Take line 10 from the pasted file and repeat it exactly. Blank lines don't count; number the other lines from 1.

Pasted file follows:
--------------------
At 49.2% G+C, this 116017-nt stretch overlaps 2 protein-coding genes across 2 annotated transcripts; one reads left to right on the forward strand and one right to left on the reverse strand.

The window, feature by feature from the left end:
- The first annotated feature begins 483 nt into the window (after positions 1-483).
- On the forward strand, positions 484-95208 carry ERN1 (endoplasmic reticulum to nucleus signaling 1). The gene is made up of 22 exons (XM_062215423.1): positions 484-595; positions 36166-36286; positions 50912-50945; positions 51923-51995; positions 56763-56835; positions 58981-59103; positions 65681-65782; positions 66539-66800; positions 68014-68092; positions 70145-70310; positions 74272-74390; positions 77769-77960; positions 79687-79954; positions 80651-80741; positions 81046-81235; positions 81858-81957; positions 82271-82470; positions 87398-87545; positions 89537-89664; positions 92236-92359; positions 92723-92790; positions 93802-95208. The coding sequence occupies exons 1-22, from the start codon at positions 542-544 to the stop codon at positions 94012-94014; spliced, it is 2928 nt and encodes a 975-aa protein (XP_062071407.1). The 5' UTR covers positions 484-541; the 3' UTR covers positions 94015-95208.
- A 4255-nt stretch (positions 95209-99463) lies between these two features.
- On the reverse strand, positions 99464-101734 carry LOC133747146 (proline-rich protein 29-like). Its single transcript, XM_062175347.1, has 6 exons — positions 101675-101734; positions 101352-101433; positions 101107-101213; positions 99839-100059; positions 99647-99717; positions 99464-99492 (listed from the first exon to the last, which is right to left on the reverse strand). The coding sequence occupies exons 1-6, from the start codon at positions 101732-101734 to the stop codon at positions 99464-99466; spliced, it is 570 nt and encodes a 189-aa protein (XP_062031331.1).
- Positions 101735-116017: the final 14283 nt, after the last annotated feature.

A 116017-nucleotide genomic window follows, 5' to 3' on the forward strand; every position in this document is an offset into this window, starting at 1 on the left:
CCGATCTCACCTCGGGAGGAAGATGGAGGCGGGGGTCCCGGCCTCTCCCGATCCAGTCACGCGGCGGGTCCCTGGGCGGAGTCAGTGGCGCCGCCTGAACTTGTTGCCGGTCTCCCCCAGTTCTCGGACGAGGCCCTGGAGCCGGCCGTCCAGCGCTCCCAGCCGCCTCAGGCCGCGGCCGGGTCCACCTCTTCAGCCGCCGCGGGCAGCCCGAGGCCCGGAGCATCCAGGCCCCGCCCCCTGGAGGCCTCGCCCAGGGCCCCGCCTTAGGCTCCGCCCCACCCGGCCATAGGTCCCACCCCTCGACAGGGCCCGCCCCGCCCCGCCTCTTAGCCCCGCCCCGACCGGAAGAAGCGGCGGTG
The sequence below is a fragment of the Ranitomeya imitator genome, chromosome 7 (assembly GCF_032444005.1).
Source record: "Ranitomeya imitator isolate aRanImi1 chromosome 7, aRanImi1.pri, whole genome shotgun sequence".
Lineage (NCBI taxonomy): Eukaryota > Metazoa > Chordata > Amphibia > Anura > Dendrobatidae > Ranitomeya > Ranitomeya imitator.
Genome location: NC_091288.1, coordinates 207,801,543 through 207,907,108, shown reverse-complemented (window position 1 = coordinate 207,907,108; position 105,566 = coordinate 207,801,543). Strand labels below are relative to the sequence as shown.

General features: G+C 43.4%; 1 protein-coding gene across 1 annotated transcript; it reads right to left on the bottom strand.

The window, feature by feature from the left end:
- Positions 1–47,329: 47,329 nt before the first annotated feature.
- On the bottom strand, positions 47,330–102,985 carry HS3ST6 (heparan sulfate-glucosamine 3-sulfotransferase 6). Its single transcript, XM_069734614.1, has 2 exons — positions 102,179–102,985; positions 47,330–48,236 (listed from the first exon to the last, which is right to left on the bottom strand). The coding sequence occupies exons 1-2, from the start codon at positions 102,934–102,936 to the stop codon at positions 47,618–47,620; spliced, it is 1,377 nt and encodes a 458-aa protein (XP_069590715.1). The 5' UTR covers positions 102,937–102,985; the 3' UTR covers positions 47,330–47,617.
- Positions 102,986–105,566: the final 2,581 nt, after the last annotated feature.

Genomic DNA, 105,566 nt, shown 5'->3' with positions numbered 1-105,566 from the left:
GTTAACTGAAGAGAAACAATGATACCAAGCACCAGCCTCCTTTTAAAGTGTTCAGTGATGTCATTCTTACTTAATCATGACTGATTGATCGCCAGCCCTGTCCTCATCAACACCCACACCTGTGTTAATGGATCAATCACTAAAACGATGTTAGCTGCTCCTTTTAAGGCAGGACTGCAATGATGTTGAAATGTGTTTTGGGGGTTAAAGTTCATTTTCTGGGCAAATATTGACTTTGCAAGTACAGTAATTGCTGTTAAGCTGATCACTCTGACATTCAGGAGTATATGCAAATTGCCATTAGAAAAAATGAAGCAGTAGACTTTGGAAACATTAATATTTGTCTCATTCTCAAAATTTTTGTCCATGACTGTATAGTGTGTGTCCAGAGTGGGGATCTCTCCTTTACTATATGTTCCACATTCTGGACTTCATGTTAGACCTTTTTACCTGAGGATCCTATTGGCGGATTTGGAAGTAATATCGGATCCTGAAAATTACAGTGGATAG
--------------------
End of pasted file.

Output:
The sequence below is a fragment of the Ranitomeya imitator genome, chromosome 7 (assembly GCF_032444005.1).